When 3 becomes 2 - customer intimacy and collaboration
A while back I did my own research. I asked a group of product managers to describe the 3 most important tasks and activities they had as a product manager. I didn’t provide any more guidance than that, below is subset of the answers I got:
As said, this is just a subset of the answers I received after asking product managers what’s most important to them, but the pattern from the other answers were the same. When looking at the answers I noticed two things that came back again and again (just with different wording):
1) Pro active and market driven, understand your market, understand your customers, understand the challenges and deliver a product that meets the needs of the market
This was the first thing that stood out and this did not come as a surprise. In almost every meeting we have this is one of the things being discussed and it’s also a topic that is recognized by CEO’s (and has a high priority with them). But even if being market driven and understanding your customer seems to be top of mind with most organizations we see time after time products that are launched, but fail to meet the amrkets expectations. They don’t reach the expected revenue numbers or at occasions they even need to be taken off the market since the result is so poor.
So the next question is why we fail with this, despite it being a top priority? In the simplest form - for me being market driven means that you secure that there is a way to capture and gather the ideas, requirements from the market on your product(s) and the features & functionalities they likely will desire further down the road. This information is then prioritized based on the value each product, feature and requirement generates for the customers and the organization. Prioritization has to be objective and effective, this to eliminate pet projects, loudest voice and pure gut feeling and so on. Instead it should be based on a set of criteria that forms the foundation for the organization and its product which also incorporates parameters like cost and risk. This way, organizations can feel secure that they have products in their portfolio, features in their products and requirements connected to features, that fill a purpose and that creates value.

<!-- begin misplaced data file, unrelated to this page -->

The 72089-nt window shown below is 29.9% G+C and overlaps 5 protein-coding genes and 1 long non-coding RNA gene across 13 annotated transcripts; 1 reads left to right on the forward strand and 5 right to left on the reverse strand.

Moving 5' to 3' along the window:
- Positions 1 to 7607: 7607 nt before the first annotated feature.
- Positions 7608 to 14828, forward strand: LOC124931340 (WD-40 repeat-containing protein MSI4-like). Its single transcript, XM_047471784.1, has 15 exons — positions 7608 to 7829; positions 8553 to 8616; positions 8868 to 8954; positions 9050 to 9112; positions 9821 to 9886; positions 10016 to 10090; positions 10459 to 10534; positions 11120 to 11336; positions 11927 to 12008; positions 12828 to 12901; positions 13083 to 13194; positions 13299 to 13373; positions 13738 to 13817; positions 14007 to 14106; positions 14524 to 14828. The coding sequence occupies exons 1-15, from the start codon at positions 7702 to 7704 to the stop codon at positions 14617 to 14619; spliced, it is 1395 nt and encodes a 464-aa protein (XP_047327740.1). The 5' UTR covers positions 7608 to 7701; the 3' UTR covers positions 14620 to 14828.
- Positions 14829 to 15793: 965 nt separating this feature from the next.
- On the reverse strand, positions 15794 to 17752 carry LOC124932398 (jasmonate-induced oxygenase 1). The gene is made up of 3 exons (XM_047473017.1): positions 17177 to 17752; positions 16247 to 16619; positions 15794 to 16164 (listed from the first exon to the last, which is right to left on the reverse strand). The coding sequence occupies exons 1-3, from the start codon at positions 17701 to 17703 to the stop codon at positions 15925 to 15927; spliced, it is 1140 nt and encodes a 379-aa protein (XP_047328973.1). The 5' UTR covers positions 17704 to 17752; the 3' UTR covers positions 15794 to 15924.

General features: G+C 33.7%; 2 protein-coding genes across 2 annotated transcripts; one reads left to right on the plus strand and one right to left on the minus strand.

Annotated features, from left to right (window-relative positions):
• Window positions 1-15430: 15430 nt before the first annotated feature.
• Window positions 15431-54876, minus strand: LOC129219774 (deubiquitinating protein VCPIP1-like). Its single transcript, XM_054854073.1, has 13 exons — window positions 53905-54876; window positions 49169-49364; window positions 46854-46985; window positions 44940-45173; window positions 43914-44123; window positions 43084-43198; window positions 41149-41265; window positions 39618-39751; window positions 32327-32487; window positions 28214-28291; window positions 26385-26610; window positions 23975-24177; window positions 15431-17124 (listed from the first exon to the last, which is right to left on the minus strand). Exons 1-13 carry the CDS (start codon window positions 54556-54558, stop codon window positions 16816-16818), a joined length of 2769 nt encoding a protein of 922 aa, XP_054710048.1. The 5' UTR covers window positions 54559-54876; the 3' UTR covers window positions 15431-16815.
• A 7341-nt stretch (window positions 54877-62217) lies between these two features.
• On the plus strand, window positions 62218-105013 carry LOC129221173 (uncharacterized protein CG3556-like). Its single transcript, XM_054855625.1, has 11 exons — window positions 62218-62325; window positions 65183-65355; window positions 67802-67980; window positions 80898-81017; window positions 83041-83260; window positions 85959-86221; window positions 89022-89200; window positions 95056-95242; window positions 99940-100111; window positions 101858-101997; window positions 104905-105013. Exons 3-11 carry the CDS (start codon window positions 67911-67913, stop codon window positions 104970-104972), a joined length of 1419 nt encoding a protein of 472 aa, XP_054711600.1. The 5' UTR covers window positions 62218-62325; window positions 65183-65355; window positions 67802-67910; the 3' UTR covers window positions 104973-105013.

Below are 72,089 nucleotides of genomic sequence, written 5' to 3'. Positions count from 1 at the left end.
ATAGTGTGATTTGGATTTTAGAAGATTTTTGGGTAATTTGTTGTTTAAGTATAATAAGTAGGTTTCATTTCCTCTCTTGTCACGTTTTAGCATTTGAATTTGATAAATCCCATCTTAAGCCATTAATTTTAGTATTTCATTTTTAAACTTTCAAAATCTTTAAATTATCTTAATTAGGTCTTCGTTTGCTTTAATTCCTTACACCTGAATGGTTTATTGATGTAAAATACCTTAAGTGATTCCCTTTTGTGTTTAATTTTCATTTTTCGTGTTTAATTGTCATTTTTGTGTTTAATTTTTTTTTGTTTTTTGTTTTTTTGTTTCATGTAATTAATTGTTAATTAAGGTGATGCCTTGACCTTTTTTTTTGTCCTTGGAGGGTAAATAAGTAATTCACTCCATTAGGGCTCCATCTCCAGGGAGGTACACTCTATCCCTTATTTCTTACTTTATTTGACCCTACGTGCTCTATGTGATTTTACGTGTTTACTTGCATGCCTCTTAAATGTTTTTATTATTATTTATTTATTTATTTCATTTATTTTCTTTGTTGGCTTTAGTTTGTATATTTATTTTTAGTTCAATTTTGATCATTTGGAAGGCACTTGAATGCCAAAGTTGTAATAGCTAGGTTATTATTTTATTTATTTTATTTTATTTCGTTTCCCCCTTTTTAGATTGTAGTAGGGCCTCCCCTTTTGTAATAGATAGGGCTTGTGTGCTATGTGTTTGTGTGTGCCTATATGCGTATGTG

Do I have it wrong - is it as “simple” as this? Is one of the steps towards high performance product management for organizations to secure that they can gather and capture market information and then being able to prioritize effectively on this?
2) Collaboration (internal & external). Secure that there is collaboration, understanding and control
This second bullet ties closely into what we discussed in the previous section and how we need to be market driven. But it also extends and broadens this thinking. One of my contacts informed me that by improving internal visibility, they were able to save around 1M dollars in one year. This organization had a culture where every department and its members were handling their work in spread sheets and word documents etc. From time to time this was shared on servers that everyone could connect to. But it did not create a good overview. It was very hard to aggregate and create an understanding of the full picture and it was also very time consuming. They did put a system in place where all this information was shared, it was made visible and they could also collaborate around it. It was not by any means a big and complex project, but just being able to share the information making sure that people had the same understanding, creating acceptance, creating collaboration improved things like time to market, eliminated redundancies etc so much that they estimated the savings to approx 1M dollars. They are not done yet, and they will continue to work on making the transparency and visibility even more relevant for every user, in addition they will bring in more stakeholders for broader collaboration. I would imagine that they will see even bigger savings moving forward.
I see collaboration as vital and in order to collaborate better we need to break down the silos that exist. Not only in the smaller groups or unites (even if that is the place to start) but also the barriers between for example deve
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